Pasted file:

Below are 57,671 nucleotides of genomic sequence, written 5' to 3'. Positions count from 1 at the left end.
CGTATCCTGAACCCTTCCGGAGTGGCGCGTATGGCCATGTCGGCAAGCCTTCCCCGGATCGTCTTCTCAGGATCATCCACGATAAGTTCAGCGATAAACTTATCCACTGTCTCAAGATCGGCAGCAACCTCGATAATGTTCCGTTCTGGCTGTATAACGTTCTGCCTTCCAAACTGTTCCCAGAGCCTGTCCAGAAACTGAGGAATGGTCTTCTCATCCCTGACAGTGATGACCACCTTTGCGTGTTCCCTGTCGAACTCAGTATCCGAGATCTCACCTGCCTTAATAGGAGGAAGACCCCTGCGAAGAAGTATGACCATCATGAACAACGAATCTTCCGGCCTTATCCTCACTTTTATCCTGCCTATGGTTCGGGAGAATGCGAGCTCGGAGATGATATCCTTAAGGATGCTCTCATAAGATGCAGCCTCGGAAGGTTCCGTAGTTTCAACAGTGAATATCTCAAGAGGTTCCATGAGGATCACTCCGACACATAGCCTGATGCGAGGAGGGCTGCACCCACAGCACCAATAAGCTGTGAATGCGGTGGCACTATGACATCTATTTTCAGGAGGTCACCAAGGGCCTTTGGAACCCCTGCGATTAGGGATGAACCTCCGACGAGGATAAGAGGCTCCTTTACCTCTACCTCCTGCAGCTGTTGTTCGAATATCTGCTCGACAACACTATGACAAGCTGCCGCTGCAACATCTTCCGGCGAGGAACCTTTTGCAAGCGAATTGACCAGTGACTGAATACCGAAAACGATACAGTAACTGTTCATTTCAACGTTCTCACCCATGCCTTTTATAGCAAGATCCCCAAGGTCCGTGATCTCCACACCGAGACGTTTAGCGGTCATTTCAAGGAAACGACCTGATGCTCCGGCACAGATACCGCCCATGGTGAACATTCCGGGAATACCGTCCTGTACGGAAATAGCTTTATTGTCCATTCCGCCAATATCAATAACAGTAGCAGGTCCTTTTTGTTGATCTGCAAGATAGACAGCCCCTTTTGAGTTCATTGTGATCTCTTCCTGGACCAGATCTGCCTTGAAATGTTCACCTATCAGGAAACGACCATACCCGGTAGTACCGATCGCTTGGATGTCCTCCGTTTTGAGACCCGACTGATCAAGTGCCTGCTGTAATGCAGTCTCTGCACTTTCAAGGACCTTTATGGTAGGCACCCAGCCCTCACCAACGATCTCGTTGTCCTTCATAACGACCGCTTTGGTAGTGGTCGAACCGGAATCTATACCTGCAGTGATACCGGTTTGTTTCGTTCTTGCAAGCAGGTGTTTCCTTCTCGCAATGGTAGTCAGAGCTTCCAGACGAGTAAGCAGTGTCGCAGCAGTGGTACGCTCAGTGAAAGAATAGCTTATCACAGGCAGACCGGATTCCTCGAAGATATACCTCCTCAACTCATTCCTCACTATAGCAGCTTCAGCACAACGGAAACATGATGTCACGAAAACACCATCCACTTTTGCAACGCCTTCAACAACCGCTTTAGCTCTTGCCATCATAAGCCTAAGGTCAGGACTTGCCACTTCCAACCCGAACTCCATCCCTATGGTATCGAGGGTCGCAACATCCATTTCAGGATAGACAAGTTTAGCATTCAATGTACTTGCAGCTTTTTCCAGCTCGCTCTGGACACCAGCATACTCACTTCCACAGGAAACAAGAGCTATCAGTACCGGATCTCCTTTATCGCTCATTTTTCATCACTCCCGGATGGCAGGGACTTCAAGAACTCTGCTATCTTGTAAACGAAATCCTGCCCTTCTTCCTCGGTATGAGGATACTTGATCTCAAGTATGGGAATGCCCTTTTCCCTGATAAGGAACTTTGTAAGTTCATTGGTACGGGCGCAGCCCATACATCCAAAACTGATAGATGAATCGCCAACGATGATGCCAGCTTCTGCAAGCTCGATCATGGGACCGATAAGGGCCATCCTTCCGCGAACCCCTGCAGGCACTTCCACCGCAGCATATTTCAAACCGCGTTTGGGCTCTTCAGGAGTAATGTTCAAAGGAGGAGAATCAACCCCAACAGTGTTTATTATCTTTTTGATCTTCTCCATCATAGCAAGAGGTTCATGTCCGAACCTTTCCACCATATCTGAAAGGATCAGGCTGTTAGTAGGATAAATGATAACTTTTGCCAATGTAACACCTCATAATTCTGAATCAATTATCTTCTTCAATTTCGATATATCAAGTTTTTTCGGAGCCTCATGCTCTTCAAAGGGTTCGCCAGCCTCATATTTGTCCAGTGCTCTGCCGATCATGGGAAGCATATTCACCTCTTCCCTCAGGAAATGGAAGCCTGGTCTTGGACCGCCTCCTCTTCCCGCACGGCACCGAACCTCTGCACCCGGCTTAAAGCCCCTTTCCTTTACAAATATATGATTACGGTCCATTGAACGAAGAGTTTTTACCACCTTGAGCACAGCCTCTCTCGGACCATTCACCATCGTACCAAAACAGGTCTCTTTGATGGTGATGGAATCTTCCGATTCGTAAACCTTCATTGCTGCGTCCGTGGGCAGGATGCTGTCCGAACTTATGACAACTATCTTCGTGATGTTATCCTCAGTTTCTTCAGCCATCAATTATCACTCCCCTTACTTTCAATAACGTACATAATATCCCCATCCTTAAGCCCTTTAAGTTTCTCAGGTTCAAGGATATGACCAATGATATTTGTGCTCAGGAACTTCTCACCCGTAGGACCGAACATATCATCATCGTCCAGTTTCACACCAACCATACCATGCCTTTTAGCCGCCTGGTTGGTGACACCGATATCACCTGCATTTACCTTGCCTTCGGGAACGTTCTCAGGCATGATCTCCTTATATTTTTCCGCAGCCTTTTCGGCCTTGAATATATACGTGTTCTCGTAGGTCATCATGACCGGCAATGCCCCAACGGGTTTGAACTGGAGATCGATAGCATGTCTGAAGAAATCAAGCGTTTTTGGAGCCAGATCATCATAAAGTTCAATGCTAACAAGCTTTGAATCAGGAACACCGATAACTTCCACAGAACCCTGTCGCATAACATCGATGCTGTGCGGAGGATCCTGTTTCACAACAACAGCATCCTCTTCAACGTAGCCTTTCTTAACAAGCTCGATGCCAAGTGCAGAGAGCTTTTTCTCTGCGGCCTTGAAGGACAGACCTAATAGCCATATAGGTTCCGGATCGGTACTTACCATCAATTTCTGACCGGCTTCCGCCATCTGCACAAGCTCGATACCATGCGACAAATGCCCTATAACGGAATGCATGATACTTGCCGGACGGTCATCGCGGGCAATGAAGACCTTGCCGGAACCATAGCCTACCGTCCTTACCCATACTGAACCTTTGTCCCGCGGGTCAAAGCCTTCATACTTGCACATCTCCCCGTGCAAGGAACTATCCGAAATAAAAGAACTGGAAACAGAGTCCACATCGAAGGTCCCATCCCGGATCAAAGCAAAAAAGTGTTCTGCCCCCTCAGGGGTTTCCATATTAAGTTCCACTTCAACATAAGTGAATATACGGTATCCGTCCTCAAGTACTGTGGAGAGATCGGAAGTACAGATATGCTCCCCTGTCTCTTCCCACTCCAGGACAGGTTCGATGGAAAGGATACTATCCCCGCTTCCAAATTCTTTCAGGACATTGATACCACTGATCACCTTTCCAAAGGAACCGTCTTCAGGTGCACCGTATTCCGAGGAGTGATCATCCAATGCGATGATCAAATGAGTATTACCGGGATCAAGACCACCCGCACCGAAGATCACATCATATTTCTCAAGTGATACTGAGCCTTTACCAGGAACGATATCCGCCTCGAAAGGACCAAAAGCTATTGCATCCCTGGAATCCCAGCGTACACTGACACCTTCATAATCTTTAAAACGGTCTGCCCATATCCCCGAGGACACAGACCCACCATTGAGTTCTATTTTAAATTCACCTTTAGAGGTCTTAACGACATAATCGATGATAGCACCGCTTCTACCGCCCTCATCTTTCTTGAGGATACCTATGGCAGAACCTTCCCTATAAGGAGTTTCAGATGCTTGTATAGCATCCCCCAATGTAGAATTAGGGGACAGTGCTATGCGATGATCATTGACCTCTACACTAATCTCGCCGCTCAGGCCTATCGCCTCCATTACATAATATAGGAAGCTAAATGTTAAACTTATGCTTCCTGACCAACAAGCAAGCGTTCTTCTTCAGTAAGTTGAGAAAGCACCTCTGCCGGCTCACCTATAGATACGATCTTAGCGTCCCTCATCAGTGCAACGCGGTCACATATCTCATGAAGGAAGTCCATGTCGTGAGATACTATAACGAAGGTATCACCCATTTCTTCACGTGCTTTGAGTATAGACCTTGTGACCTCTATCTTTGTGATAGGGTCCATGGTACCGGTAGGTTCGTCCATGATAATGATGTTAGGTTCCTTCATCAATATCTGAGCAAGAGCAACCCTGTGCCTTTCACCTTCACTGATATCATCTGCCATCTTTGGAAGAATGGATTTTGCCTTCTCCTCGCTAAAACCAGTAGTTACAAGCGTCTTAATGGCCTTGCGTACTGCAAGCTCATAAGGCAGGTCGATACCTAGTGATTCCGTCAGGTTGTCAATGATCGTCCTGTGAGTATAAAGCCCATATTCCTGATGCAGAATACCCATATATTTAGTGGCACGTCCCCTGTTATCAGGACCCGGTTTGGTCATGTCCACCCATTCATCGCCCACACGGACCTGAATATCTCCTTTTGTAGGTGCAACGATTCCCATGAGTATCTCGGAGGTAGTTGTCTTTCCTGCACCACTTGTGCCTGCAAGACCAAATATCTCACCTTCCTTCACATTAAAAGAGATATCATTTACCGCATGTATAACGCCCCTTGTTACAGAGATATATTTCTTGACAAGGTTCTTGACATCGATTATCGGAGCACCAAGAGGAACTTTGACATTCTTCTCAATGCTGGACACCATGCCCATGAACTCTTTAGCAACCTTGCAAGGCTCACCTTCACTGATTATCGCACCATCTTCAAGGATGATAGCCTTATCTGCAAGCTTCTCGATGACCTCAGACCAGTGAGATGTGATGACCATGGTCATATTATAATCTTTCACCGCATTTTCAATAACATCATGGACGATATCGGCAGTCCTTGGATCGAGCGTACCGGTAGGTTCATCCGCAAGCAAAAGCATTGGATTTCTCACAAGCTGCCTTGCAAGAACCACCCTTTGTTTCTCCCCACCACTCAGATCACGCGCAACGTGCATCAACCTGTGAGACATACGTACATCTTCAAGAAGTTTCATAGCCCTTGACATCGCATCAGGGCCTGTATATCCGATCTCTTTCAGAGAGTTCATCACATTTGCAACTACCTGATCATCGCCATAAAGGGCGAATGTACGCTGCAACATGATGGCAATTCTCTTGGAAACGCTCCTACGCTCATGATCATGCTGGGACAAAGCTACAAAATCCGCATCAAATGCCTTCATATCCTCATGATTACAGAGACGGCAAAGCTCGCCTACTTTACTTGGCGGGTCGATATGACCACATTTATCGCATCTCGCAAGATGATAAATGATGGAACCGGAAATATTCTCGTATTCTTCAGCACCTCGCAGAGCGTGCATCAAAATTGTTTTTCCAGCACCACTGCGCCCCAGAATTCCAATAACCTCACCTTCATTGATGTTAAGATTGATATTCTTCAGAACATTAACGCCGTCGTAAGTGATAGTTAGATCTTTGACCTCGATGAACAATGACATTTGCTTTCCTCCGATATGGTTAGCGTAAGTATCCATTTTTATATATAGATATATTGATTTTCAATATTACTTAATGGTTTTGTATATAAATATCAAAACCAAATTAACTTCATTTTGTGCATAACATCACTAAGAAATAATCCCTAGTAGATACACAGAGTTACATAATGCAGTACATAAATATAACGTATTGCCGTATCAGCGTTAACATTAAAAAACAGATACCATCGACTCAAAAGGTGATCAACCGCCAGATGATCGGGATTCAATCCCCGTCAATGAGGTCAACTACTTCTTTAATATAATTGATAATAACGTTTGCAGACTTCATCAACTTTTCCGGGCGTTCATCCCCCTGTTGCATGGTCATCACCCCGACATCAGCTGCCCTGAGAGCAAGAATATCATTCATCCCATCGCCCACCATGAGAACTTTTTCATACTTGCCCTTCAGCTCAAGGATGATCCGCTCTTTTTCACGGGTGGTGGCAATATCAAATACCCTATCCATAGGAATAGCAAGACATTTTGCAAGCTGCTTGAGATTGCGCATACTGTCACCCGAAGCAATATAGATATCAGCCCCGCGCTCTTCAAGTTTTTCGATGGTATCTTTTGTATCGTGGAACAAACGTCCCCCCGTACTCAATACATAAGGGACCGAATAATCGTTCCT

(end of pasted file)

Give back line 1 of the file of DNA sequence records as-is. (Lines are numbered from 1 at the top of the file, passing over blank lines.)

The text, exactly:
Below are 57,671 nucleotides of genomic sequence, written 5' to 3'. Positions count from 1 at the left end.